But it does make you wonder...if, somehow, someone was able to trace health and lineage in all sorts of mutts and safely breed and monitor all lines to create more healthy mutts...I would really kind of like that. In a world of no homeless pets/mutts though. I can get my mutt desire fulfilled just fine right now. There's no "need" for a breeder of that sort now.
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Beauregard

1207665
 
 
Barked: Sat Dec 10, '11 9:05am PST 
I was just wondering were the first pet dogs purebreds or mutts. If they were mutts did they have all the same health problems that dogs today have or did health problems in dogs start with purebreds. Maybe it is more important to find home for all the homeless dogs that already exist rather than worry about breeding purebed or mixed bred dogs. If all the homeless dogs had homes it would be alright to breed Mixed breed dogs as along as there were homes for them.

(Adam hope to hear from you soon)

Edited by author Sat Dec 10, '11 9:11am PST

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Bruno CGC

Honorary Kelpie
 
 
Barked: Sat Dec 10, '11 1:26pm PST 
"I was just wondering were the first pet dogs purebreds or mutts. If they were mutts did they have all the same health problems that dogs today have or did health problems in dogs start with purebreds"

Purebred dogs are a recent phenomenon. Almost all of our modern breeds date to the late 19th century, while people have lived with dogs as servants and companions for literally THOUSANDS of years. Before the modern era, individuals bred their dogs to suit the job they were doing, some people kept track of pedigrees, some didn't. The idea of a closed stud book and breed "purity" didn't exist. That idea is tied to to the philosophy of eugenics, which also was immensely popular in the late 19th- early 20th century period.

Dogs have always had health problems. Problems related to parasites, poor diet, and neglect were probably a lot MORE common in the distant past than today. The issue with purebreds is the prevalence of diseases caused by recessive genes. These "bad" genes probably existed for a long, long time without causing much harm, because carriers of the gene were unlikely to mate with each other. But when "pure" breeds were created and refined, a lot of close relatives were bred together, which increased the chance that any particular gene would be homozygous.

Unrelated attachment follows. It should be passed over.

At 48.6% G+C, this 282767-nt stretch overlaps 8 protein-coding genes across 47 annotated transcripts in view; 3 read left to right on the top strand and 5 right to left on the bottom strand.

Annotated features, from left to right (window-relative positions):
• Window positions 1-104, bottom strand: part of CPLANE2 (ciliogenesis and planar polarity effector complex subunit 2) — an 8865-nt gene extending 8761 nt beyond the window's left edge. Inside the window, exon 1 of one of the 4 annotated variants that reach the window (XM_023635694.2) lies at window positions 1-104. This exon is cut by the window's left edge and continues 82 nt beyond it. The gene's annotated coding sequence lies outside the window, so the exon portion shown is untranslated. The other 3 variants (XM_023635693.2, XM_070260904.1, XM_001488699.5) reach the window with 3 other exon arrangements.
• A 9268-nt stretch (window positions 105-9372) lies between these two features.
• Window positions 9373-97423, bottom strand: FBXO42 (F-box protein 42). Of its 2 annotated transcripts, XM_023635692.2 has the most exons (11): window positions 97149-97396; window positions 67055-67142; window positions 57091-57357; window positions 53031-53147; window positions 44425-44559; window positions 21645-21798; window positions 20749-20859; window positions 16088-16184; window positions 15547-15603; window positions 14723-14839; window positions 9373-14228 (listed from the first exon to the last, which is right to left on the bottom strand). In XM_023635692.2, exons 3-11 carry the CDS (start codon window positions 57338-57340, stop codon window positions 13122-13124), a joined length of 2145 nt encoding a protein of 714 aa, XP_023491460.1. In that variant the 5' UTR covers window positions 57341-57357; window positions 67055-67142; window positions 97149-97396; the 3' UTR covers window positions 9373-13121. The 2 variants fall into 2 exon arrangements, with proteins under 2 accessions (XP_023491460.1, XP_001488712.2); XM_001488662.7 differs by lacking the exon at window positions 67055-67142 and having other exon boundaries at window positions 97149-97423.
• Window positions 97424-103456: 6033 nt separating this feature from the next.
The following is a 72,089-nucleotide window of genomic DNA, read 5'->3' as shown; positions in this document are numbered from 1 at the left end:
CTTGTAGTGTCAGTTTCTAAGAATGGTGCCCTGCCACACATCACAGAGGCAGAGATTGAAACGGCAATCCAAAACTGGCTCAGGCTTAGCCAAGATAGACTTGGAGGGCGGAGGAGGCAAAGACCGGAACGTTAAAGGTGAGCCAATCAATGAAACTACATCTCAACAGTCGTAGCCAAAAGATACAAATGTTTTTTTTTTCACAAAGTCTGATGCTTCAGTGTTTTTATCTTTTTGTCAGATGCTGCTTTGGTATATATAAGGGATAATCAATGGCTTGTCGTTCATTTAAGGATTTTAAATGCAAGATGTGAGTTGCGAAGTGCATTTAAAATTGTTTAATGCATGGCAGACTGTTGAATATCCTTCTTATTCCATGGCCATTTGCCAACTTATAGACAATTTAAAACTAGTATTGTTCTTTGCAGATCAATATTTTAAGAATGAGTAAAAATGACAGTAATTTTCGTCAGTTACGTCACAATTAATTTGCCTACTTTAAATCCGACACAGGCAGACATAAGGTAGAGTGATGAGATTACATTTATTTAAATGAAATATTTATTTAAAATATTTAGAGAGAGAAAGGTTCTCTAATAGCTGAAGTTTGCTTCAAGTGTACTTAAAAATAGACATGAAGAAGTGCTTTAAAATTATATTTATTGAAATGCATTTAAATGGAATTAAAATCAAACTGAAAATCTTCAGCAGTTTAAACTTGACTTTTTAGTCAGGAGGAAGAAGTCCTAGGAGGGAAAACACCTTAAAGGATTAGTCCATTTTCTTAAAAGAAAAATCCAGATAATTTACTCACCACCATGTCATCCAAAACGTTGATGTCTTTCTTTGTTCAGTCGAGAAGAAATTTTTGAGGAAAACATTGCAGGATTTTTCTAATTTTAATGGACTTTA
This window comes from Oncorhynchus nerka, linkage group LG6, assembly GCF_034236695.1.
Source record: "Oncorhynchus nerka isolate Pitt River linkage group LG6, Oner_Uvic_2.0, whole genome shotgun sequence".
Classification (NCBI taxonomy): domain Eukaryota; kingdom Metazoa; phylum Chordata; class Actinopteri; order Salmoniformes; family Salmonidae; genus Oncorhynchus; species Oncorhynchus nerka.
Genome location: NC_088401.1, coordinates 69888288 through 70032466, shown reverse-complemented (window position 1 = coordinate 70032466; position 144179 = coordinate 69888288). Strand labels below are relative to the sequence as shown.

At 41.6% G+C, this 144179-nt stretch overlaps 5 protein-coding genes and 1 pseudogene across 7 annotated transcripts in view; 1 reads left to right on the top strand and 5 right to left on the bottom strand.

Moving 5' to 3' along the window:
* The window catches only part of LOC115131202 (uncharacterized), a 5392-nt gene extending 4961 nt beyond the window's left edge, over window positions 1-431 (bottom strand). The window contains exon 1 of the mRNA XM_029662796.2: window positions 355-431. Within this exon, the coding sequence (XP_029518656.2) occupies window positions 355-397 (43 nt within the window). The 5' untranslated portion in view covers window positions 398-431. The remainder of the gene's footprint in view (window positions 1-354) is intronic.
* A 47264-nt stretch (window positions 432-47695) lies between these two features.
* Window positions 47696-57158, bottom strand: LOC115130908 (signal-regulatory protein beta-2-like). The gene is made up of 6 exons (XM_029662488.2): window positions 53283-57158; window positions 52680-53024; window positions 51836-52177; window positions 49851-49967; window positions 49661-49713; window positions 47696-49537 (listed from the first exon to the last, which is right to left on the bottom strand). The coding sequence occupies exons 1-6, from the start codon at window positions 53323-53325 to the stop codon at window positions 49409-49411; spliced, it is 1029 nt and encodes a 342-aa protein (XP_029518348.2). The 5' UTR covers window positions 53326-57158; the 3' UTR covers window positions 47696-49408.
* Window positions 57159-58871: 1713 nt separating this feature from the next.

I am with Sanka that it would be a sad, sad world if all the dogs were only purebreds. Why should we be stuck with only the dogs that Victorian Europe chose to promote (because that is what most breeds are.) No new breeds? No purpose-bred mixes? Once you get outside the mainstream purebred dog fancy, there are many strains of mixed and hybrid dogs, doing jobs, bred for a purpose. Those breeders and owners would fight tooth and claw if creating mixed-breed dogs were somehow outlawed.
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Beauregard

1207665
 
 
Barked: Sat Dec 10, '11 1:56pm PST 
@Bruno, Thanks for answering my question. I found your information very interesting.
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Bunny

Black dogs rock!
 
 
Barked: Sat Dec 10, '11 3:54pm PST 
I agree that a world without mutts would be a sad world indeed. My solace is in the 70 percent rule. That means that if 70 percent of people spayed/neutered their dogs, then 30 percent wouldn't. Hopefully those percentages would be enough for us mutt lovers to have our beloved mutts, but not too much that there wouldn't be homes for all of themsmile I still don't get how you could health test them thoughthinking